“Are we fighting Nazis or sleeping with them? Why this play with traitors? Don’t we see that we could lose this war by winning it?”

What good is fighting a war against an ideology that has sunk the world into conflict if you’re willing to use those same ideologues for your own victory? Unlike that historic example, there is no literal war being fought on a battlefield. America is constantly in a war of ideas. Our country has stood the test of time because of its commitment to personal freedoms and choosing to fight the war of ideas before war between factions. America needs to revitalize a movement that adheres to the rights that made this country great if it hopes to survive the current wave of extremism.

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Music

52 Weeks, 52 Albums: December

A year ago I resolved to listen to one album a week for 52 weeks. Now we’re at the end of that goal and I’m glad to say I met it successfully. Here’s a quick wrap-up for what I listened to this month. I’ll write a retrospective piece on the whole thing in a few days.

The Microphones – The Glow, Pt. 2

I’m surprised how a few small differences in musical choices will decide if I hate something or love it. On paper, I probably shouldn’t have liked The Microphones. An acoustic-focused band with a vocalist who sounds barely inspired to be alive. But the album kicks off with a killer opening track so it got my attention. The mellow tone with an effective use of sound effects created an atmosphere that I liked. They kept it up for the first few tracks but sadly the album becomes irrelevant around track six (out of 20).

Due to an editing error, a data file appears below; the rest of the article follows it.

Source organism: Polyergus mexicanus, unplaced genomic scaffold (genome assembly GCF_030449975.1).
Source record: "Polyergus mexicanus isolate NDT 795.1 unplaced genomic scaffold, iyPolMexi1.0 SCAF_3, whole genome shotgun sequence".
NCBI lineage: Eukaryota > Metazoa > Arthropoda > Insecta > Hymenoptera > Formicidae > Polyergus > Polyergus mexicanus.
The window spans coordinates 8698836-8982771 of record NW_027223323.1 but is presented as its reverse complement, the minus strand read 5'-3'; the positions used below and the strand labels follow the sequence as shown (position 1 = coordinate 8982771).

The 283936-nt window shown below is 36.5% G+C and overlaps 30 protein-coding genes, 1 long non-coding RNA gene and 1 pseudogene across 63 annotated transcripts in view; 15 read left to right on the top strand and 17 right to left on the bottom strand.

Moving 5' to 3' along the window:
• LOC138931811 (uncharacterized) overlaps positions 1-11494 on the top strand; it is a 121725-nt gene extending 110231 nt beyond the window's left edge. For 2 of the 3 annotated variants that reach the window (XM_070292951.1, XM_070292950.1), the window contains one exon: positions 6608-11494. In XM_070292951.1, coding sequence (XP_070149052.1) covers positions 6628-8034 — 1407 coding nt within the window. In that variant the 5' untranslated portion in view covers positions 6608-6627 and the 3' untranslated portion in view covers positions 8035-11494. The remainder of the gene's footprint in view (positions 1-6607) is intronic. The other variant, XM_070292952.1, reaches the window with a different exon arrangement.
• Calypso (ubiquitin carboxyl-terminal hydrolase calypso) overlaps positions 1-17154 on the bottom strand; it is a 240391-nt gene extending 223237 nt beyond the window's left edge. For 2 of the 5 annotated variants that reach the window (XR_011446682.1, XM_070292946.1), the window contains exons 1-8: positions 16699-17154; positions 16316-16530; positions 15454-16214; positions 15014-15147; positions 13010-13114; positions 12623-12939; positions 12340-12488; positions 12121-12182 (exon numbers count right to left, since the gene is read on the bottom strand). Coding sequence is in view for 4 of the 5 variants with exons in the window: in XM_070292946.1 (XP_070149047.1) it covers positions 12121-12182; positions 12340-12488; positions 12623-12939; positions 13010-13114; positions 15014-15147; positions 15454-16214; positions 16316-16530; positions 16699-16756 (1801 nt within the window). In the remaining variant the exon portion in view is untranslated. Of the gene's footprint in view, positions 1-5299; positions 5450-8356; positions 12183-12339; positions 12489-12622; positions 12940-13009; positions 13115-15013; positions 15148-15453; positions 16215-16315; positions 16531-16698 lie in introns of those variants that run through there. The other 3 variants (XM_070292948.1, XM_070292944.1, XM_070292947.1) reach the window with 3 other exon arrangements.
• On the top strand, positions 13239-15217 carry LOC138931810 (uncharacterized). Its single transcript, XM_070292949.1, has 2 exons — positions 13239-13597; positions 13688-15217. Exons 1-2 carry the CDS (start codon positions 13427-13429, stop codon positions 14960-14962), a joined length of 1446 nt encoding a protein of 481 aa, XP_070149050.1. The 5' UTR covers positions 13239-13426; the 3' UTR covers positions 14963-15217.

Heavily favoring one to two minute sample songs for the majority of the album, it takes a tragic turn when for some reason they decide to get into LOUD MUSIC! Songs like Samurai Sword or I Want TO Be Cold are balls to the wall trashing. The singer’s delicate vocals don’t transform with this change so you get really bizarre sound where an oppressively distorted bass and guitar trash your ear drums while a puny sounding lyric is muddled on top. There aren’t a lot of songs on the album that sound like this, which makes it even more bizarre that there are any at all.

When the album hits, it’s some good stuff. But the portion of good to bad isn’t very favorable.

3/5

Childish Gambino – Awaken, My Love!

I don’t like Donald Glover. Even if I get over my irrational hatred for him because I constantly confuse him with Danny Glover (including the first draft of this paragraph), I’ve never gotten into his style. I don’t think his stand-up is funny, I don’t think the shows he wrote for were any good (30 Rock, Community), I also did not like his foray into rap with Camp and Because the Internet.

But the praise for Awaken, My Love has been so hyperbolic, including claims that Glover is a modern day genius, I thought surely there must be something that I can enjoy. And there is.